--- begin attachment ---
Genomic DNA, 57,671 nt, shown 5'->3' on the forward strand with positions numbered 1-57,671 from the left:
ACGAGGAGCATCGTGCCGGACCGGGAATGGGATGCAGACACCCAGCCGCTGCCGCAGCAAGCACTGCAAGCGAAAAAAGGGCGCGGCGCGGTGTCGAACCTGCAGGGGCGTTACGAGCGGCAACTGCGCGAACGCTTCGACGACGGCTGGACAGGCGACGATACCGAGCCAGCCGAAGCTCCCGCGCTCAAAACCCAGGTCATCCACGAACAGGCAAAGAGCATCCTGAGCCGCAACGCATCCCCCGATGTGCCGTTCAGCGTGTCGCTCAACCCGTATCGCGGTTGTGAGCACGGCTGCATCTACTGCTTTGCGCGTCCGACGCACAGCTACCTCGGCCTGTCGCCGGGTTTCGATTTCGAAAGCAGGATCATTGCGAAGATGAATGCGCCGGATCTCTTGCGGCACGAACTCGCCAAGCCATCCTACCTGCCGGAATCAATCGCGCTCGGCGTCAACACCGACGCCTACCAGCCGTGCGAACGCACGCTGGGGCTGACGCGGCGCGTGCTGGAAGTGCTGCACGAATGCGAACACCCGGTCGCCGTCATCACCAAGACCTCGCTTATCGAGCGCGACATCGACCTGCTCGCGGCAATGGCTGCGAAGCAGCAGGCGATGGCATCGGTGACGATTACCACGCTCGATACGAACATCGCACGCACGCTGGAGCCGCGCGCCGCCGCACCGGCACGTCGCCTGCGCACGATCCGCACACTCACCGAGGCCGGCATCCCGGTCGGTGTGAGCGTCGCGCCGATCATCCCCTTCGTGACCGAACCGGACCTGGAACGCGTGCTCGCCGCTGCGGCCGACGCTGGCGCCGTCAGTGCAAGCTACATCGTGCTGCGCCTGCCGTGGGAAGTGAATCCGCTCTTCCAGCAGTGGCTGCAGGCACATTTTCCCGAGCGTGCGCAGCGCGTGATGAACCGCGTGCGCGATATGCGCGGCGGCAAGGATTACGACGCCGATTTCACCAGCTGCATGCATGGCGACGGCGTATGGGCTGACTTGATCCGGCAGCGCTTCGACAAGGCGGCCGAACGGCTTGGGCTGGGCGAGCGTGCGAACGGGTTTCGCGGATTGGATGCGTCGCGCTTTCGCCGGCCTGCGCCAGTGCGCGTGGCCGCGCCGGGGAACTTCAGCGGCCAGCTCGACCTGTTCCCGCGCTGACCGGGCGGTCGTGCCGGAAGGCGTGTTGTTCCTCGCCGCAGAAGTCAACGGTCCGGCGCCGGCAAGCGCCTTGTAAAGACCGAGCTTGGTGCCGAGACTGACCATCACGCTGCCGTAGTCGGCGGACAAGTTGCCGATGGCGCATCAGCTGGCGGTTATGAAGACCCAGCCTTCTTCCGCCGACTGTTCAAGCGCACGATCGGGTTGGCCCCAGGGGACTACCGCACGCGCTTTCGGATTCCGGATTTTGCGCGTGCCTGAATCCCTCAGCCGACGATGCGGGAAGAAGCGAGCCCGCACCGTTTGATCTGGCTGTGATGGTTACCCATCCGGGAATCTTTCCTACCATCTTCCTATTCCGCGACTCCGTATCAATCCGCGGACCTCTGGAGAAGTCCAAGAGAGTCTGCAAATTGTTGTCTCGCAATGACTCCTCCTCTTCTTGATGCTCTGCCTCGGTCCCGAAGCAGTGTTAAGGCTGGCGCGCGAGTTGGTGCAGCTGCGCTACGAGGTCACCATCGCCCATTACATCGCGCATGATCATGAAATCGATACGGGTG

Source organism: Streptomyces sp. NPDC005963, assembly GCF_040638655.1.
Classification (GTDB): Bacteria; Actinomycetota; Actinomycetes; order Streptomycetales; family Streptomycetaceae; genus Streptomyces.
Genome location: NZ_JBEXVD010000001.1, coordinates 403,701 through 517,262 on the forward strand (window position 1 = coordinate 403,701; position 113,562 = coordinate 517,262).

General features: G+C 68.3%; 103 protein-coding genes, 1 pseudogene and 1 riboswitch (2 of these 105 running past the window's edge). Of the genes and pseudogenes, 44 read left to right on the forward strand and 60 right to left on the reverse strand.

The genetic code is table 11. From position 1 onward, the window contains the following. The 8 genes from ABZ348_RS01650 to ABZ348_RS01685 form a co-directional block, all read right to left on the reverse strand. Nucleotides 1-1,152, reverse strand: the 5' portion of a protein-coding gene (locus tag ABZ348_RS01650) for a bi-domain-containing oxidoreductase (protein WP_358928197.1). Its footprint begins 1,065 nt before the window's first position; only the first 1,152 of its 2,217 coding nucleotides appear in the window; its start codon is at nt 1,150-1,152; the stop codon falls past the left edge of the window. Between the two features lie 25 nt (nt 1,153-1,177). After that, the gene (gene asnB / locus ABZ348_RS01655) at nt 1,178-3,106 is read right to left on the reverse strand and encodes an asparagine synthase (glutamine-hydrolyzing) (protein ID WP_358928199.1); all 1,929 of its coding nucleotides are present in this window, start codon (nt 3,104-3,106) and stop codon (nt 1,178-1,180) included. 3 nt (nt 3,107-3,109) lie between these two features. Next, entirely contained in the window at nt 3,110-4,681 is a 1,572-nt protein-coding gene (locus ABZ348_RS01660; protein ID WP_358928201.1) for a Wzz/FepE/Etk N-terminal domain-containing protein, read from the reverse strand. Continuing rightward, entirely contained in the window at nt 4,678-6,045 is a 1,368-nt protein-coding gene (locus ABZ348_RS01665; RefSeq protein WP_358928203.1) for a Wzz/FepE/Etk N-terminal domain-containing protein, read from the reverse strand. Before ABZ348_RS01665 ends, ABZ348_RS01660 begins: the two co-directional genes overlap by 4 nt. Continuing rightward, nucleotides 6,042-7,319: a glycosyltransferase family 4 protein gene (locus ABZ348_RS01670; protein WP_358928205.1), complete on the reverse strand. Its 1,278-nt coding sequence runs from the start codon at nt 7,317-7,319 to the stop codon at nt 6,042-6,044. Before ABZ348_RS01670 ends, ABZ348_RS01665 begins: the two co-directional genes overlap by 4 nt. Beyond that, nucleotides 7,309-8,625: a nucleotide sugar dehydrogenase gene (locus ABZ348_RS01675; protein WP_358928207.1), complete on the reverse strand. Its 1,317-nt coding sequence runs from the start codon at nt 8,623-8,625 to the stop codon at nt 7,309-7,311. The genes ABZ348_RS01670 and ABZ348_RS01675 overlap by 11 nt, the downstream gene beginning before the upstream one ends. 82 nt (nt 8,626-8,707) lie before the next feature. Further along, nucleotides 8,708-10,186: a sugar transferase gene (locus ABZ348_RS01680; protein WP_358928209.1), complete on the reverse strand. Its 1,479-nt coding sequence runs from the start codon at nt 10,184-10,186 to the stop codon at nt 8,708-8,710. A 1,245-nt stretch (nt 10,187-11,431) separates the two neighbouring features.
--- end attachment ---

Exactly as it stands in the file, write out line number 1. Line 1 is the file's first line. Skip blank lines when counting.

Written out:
Genomic DNA, 57,671 nt, shown 5'->3' on the forward strand with positions numbered 1-57,671 from the left: